Little change in long-running farce of amateur meddling

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The Independent Online

It is rare to come across anyone today who thinks that football is simply a terrific game and a colourful spectacle, no more, no less. Anyone, in fact, who sees the cosmic musings of deep thinkers, the posturing of shallow thinkers and the huckstering of double-thinkers as a perfect spiral of lunacy. From muddled authority to the porous opinions of some glib radio phone-in presenters, whose number include a north London smart-arse moonlighting from his day job as a print rottweiler, a deluded one-time soap actor and a discredited politician, there is plenty of evidence to suggest that football is descending into a twilight of reason and language.

It is rare to come across anyone today who thinks that football is simply a terrific game and a colourful spectacle, no more, no less. Anyone, in fact, who sees the cosmic musings of deep thinkers, the posturing of shallow thinkers and the huckstering of double-thinkers as a perfect spiral of lunacy. From muddled authority to the porous opinions of some glib radio phone-in presenters, whose number include a north London smart-arse moonlighting from his day job as a print rottweiler, a deluded one-time soap actor and a discredited politician, there is plenty of evidence to suggest that football is descending into a twilight of reason and language.

Certainly, the present turmoil over who is best equipped to coach England's national team is a wincing reminder, for this veteran anyway, of a time when its selection was scandalously influenced by blazered buffoonery and many club managers were hindered in their work by directors who could not properly distinguish between a free-kick and a corner flag.

Things may be better than they were, maybe not. But it is easy to conclude that they have not changed a great deal since Len Shackleton's autobiography Clown Prince of Soccer published 40 years ago was given a sales fillip by a blank page under the chapter heading 'The Average Director's Knowledge of Football.' I am encouraged in this line of thought by remarks attributed last week to Simon Jordan, who was unheard of in football until he recently acquired Crystal Palace. Clearly believing that he has now been in the game long enough to comment on wider issues of the day, Jordan stated in a popular print that it would be a mistake if England turned again to Terry Venables.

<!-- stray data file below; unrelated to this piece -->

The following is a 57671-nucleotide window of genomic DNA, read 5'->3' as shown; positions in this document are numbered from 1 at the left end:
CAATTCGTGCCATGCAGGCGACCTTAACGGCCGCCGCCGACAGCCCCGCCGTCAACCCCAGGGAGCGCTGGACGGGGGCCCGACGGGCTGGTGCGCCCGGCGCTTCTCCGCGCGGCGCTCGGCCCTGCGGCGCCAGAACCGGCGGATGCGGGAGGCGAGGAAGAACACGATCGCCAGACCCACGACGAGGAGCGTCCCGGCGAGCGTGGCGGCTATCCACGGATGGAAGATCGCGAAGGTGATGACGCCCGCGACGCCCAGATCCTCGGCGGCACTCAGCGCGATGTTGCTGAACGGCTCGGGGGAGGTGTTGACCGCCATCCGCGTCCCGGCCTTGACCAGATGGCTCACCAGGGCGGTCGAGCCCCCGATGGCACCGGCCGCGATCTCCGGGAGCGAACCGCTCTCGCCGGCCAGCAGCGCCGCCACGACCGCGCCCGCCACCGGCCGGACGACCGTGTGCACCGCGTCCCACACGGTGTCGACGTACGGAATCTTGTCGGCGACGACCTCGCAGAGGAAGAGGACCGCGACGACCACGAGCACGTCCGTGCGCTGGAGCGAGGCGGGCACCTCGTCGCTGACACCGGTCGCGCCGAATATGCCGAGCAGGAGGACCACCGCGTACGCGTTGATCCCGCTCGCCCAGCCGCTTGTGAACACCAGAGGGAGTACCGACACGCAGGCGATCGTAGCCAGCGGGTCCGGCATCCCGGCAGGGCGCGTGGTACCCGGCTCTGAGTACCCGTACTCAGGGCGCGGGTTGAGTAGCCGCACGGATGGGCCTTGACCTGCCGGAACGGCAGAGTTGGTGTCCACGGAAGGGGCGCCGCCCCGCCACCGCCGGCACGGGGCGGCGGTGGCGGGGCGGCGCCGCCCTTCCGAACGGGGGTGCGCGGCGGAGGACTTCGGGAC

Since Jordan's predecessor, Mark Goldberg, has cleared Venables of all responsibility for the present state of affairs at Selhurst Park (an effort by Jordan to smooth things over with Venables has fallen on deaf ears) the incumbent deserves all the calumny he gets.

However, more to the point is Jordan's arrogant assumption that possession of a football club brings the right to be heard. Instant expertise is nothing new and best considered in the echo of a blunt opinion held by Joe Peters, who hired me as a consultant when owner of Toronto Falcons in the old North American Soccer League. A hardy soul, Joe had been many things - lumberjack, deckhand, crop-spraying pilot, professional gambler - before making a fortune in real estate. "Save me from experts," I remember him saying. "Ex is something in the past and a spurt is a spray that never made it."

Those words sprang to mind last week when the Football Association discovered to its embarrassment that Bobby Robson's eagerness to again take charge of England in time for next month's friendly against Italy in Turin did not meet with the approval of Newcastle United's chairman. One question to be asked - Shackleton's dismissive side-swipe has lost none of its relevance - concerns the people appointed to find Kevin Keegan's successor. We know who they are but, Howard Wilkinson apart, how much do they know? Historians of the future may possibly be able to conclude that Keegan's resignation was a turning point, the beginning of the end of a policy that saw England managers or coaches appointed in vague circumstances.

The flurry of activity that brought temporary promotion for the Leicester City manager Peter Taylor and the Manchester United coach, Steve McClaren, indicates that the government of English football is at least listening, if not to things it doesn't want to hear. One thing it doesn't want to hear is support for Venables, whose cause has been championed by 18 Premiership managers and every England player canvassed after the World Cup qualifying match against Finland.

Following an abortive attempt to interest Sir Alex Ferguson the FA learned on Tuesday that it can forget about Arsÿne Wenger, who was supposed to have been on a short list of three with Sven Goran Eriksson and Roy Hodgson. Don't you get the impression that nothing much has changed? From the sound of things, football in England is still being run by amateurs. And they want it to stay that way.

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